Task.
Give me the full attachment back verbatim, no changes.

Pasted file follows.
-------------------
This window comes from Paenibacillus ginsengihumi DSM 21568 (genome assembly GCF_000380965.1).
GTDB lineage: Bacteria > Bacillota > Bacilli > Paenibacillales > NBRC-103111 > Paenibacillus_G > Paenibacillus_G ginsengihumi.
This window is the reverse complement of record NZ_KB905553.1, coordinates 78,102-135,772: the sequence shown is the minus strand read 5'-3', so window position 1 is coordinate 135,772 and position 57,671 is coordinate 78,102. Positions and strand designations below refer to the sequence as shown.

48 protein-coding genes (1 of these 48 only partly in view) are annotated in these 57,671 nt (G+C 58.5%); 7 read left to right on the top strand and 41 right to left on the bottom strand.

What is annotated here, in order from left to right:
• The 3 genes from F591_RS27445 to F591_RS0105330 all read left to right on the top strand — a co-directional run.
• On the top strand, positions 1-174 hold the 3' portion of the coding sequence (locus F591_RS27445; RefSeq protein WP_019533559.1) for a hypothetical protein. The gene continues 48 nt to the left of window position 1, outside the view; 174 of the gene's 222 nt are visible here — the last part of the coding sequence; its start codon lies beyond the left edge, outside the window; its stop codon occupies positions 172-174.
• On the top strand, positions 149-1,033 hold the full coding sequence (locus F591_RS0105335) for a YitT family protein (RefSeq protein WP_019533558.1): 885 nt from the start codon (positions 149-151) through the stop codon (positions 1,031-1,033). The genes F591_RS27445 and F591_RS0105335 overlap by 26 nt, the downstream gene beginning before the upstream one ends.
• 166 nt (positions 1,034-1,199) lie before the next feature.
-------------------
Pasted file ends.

This window comes from Paenibacillus ginsengihumi DSM 21568 (genome assembly GCF_000380965.1).
GTDB lineage: Bacteria > Bacillota > Bacilli > Paenibacillales > NBRC-103111 > Paenibacillus_G > Paenibacillus_G ginsengihumi.
This window is the reverse complement of record NZ_KB905553.1, coordinates 78,102-135,772: the sequence shown is the minus strand read 5'-3', so window position 1 is coordinate 135,772 and position 57,671 is coordinate 78,102. Positions and strand designations below refer to the sequence as shown.

48 protein-coding genes (1 of these 48 only partly in view) are annotated in these 57,671 nt (G+C 58.5%); 7 read left to right on the top strand and 41 right to left on the bottom strand.

What is annotated here, in order from left to right:
• The 3 genes from F591_RS27445 to F591_RS0105330 all read left to right on the top strand — a co-directional run.
• On the top strand, positions 1-174 hold the 3' portion of the coding sequence (locus F591_RS27445; RefSeq protein WP_019533559.1) for a hypothetical protein. The gene continues 48 nt to the left of window position 1, outside the view; 174 of the gene's 222 nt are visible here — the last part of the coding sequence; its start codon lies beyond the left edge, outside the window; its stop codon occupies positions 172-174.
• On the top strand, positions 149-1,033 hold the full coding sequence (locus F591_RS0105335) for a YitT family protein (RefSeq protein WP_019533558.1): 885 nt from the start codon (positions 149-151) through the stop codon (positions 1,031-1,033). The genes F591_RS27445 and F591_RS0105335 overlap by 26 nt, the downstream gene beginning before the upstream one ends.
• 166 nt (positions 1,034-1,199) lie before the next feature.